Just for some perspective, I remember watching The Lawnmower Man many years ago when I was a kid. I’m pretty sure I watched it on basic cable. I remember really liking it, upon my initial viewing. Keep in mind, it was the early 90’s and the special effects available were very limited compared to the computer generated spectacles being produced in Hollywood today. Special effects aside, I still like this film. I loved the idea of the using technology to empower the less fortunate. However after watching the film again many years, I picked up on several other themes. Specifically with the Director’s Cut which offers nearly 40 minutes of additional footage from the film’s theatrical cut.
The Lawnmower Man is directed by Brett Leonard, who is also credited with the film’s screenplay along with Gimel Everett for the science fiction horror film. Coincidentally, Leonard would direct a similarly-themed thriller just a few years later called Virtuosity (1995) starring Denzel Washington and Russell Crowe.
Most notable for portraying James Bond four times on the big screen among many other film and television credits, Pierce Brosnan plays Dr. Lawrence Angelo. The plot centers on Dr. Angelo’s quest to help a mentally-challenged man named Jobe (Jeff Fahey) overcome his disability through science and technology. While many may not be familiar with Fahey, the veteran actor has numerous acting credits. Most recently for supporting roles in Alita: Battle Angel and Wu Assassins.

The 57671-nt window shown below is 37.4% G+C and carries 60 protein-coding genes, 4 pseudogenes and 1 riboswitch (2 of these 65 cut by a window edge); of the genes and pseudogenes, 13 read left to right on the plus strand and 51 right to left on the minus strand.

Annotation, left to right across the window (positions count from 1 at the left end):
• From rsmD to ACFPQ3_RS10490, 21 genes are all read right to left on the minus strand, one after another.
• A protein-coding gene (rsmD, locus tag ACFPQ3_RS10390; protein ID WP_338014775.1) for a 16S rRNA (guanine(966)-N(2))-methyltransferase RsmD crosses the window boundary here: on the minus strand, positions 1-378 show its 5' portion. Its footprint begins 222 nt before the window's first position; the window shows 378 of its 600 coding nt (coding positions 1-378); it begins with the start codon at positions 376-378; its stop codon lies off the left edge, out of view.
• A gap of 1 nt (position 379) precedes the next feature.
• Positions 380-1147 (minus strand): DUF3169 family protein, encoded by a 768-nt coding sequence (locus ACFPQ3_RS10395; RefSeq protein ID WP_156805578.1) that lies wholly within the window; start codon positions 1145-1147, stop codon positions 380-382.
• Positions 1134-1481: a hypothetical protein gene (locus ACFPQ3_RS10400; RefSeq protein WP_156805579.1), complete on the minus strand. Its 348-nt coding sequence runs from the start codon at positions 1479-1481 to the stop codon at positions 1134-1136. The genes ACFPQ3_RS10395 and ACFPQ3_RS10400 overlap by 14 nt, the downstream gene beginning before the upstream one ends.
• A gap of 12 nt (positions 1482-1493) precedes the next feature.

The Lawnmower Man sees Jobe go from an abused and harassed landscaper to having god-like abilities through Dr.Angelo’s treatments. While the initial results are positive for Jobe, the side effects quickly take a dangerous turn. This is the overall theme as best expressed in the film’s tagline “God made him simple, science made him a God”. There are several other aspects explored in this film.
The Sheer Shadiness of VSI
The Lawnmower Man opens with some foreshadowing, when viewers are first introduced to Dr. Angelo at Virtual Space Industries (VSI) using chimpanzees as test subjects. Animal testing is only the tip of iceberg of wrongdoing of VSI.
Working for the almighty government contract, VSI is testing a new infrared helmet for military use on the chimpanzees. To better test the technology, Dr Angelo trains the chimps through treatments consisting of virtual reality simulation and enhancement drugs.
One particular test subject, named Roscoe, becomes a star test subject for Dr.Angelo. The advanced chimp uses his abilities and head gear to escape his confines at the facility while disarming and killing a guard in the process before crossing paths with Jobe in the outside world.
Roscoe’s escape comes to a violent end following a stand-off with armed VSI guards at a nearby church. Dr. Angelo’s pleas for a more peaceful resolution fail as the armed chimpanzee and Jobe’s new best friend is fatally shot. Immediately following the incident, a VSI official then bribes the church’s priest with a substantial contribution to keep word of the incident from spreading.
VSI head honchos would also undermine Dr. Angelo by giving an untested treatment, called project 5, to Jobe. Dr.Angelo stressed project 5 was not meant to be tested on humans.
Keep in mind, Dr. Angelo had good intentions with his work on jobe as explained to the director (Dean Norris). Upon raising Jobe’s IQ considerably, Dr. Angelo believed his work could cure others with autism or dementia.
Virtual Reality hold the key to the evolution of the human mind,